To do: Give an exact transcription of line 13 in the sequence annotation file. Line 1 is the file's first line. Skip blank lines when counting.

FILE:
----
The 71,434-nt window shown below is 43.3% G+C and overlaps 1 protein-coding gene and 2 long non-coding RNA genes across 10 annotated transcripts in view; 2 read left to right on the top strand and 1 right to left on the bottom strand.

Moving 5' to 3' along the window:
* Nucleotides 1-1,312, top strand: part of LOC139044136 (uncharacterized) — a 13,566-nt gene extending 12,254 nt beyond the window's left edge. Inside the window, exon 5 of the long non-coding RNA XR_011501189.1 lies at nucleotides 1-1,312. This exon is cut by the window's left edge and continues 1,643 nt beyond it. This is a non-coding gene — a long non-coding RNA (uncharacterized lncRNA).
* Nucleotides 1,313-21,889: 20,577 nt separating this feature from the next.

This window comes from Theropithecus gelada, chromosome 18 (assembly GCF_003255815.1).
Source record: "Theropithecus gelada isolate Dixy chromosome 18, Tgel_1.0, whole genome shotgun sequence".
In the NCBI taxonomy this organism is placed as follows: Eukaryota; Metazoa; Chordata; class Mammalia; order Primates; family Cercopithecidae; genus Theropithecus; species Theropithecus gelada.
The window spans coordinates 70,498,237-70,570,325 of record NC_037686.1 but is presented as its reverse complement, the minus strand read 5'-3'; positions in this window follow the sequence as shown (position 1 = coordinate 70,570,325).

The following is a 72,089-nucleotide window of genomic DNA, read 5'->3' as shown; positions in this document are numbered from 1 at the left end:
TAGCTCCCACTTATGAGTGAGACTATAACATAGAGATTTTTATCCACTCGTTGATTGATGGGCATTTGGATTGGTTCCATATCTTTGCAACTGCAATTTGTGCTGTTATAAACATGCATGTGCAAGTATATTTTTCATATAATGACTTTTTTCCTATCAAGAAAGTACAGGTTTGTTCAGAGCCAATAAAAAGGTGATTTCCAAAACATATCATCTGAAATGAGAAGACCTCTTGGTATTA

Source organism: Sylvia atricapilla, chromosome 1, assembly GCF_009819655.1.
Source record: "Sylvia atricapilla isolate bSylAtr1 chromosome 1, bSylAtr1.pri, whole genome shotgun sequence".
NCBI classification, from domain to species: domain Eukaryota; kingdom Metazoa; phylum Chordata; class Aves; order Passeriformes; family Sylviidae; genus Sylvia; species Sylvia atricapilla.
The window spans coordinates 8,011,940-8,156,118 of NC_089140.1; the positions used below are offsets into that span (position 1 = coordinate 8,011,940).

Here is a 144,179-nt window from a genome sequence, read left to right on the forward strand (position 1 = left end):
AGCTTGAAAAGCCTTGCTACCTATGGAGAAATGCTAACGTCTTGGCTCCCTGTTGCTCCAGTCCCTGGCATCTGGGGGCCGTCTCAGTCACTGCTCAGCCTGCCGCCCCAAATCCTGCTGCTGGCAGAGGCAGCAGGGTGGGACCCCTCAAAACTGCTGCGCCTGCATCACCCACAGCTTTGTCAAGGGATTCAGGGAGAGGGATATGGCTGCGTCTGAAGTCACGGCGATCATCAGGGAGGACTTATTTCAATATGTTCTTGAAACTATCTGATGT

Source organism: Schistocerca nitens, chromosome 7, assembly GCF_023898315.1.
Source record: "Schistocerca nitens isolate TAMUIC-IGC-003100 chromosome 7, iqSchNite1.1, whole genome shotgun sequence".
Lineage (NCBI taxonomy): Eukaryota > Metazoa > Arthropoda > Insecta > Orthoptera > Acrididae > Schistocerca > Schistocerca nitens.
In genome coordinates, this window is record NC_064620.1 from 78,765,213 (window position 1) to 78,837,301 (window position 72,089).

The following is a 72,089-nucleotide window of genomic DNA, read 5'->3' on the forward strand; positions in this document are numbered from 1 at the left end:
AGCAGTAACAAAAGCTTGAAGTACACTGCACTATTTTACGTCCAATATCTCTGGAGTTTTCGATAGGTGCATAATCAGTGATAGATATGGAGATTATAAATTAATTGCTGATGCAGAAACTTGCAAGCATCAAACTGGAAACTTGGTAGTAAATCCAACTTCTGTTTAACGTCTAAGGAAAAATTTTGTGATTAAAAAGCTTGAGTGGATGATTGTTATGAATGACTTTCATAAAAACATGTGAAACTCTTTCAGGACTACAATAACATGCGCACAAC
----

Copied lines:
NCBI classification, from domain to species: domain Eukaryota; kingdom Metazoa; phylum Chordata; class Aves; order Passeriformes; family Sylviidae; genus Sylvia; species Sylvia atricapilla.